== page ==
Satisfied he looks me in the eye and says, you have a nice asshole.
Delighted with his new found vocabulary he would gleefully say over the following weeks to everyone on set ‘you have a very nice asshole.’ My proudest moment was when I was filming with my Canadian friend and he leaned in very closely and quietly whispered this line to him. You have a nice asshole. Although mortified at first My Canadian friend was also very proud of me after explaining the joke.
This continued for almost a solid month, until one day we were filming a crowd scene with several westerners, and after the scene he shouted at the top of his lungs, ‘Everyone has a nice asshole.’
Though I have never laughed so hard in my life I decided it was time to let him in on the joke. Embarrassed and infuriated, he later admitted to me that he deserved it for the jerky and now it is a running joke between the both of us.
Before I continue with the following story it is important to know two things.
1. Mandarin is a tonal language. A misplaced inflection can change the meaning of two words entirely.
2. In 2013 my grasp of tones, left much to be desired.
It was mid afternoon when we were to film one of the most important scenes in the series. The bombing of a major city by Japanese troops. There were about 40 extra people on set who were hired to place all of the pyrotechnics necessary for the scene. We had one shot to film this scene perfectly, so naturally we had ran the blocking to the point we could do it in our sleep.
I hear the director say, ‘places, we are about to film.’
‘Wait, are we filming or rehearsing?’ I ask.
Remember when I said two words can sound incredibly similar.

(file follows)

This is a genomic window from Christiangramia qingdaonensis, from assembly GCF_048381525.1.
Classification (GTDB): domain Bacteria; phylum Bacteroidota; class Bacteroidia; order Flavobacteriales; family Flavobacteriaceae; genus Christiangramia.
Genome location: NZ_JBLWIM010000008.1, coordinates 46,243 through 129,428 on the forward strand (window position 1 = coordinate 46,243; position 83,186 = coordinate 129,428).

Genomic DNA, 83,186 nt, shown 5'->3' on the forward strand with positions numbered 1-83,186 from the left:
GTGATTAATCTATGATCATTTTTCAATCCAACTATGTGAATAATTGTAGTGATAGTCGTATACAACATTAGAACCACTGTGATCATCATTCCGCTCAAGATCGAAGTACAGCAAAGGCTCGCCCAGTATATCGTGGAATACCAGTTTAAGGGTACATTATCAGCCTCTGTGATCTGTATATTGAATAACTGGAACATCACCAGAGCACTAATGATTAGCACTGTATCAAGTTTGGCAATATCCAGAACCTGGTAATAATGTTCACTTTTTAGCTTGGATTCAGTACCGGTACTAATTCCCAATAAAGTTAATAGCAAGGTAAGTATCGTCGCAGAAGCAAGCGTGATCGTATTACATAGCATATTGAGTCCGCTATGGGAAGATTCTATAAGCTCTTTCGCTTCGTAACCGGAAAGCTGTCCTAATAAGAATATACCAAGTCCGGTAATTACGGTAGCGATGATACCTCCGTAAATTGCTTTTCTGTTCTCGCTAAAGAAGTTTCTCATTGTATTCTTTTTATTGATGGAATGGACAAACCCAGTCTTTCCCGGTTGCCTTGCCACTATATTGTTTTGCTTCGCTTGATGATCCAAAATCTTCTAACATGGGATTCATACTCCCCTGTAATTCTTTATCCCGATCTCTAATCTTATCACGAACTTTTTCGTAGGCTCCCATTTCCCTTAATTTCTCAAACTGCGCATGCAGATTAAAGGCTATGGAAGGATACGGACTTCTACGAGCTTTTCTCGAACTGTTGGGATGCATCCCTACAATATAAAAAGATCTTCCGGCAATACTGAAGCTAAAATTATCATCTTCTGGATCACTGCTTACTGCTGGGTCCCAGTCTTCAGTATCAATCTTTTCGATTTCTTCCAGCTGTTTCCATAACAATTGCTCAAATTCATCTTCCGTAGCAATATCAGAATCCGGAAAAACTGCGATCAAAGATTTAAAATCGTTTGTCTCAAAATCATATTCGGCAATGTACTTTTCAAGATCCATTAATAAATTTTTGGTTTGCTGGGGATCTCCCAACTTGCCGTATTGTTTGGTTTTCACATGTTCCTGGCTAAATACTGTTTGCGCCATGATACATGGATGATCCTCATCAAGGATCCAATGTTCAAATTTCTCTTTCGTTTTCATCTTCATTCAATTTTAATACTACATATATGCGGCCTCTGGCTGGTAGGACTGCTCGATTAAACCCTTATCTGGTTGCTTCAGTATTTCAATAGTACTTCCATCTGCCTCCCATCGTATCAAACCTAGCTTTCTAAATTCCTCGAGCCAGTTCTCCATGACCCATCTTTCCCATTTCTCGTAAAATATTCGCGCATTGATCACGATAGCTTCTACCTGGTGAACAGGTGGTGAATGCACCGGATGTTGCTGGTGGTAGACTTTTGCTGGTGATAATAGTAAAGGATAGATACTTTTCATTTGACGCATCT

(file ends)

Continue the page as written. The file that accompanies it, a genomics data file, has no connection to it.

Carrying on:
Shipai rehearsal, shipai actual filming.
To this day I still have problems. So I treat every take as if we are filming.
Filming or rehearsing I ask
Rehearsing, my friend says to me.
No we are filming, another member of the cast says.
‘Rehearsing’ my friend says in a more serious tone.
‘No, the director said we are filming. Zach we are filming.’ Says the other cast member
‘No he miss heard zach, I swear we are just rehearsing.’ My friend reassured me
1. 2. 3. ACTION shouts the director.
8 senquinistic blasts erupt one after the other around us shooting dirt and fire over 40 feet into the air.
Confused, unprepared, and terrified I grab a costar of mine who happened to be an 8 year old child and run as fast as I can to get us away from danger. Running on instincts alone it is a miracle I ran in the right direction not to ruin the take.
After the smoke had settled and the ringing in my ears had faded into the laughter of everyone on set I began yelling at my friend. The director red faced with laughter comes out of the tent applauding, saying my friend who tricked me deserved a bonus, because he got the most real reaction of any of us out of me.
Furious at being the butt of the joke, and running high on adrenaline I glare at my friend, who just looks at me and gleefully says, ‘you have a nice asshole.’
- Episode 10: Vlad Sherman, A Russian Born in KAZAKHSTAN, Living in Beijing
- Episode 9: Standing in the Footprints of the Gods
- Episode 8: Tibor Baranski Jr., International Lawyer, living in China and Japan
- Episode 7: The Road to Hana by Bradley Fink
- Episode 6: Bradley Fink, Cryptocurrency Enthusiast, Living in Corfu
- Episode 5: Auntie Guo
- Episode 4: Jaclynn Joyce, Teacher, International Model, Living in Taipei
- Episode 3: The Yunnan Rice Terraces
- Episode 2: Brian O’Shea, Social Media Influencer, Living in China
- Episode 1: Todd Williams, Associated Press Award Winner, on Living in Taipei
If you’re an expat and you want to be on the show, you have a friend that you want to be on the show, or you have topic suggestions, feel free to contact us and we will look into it!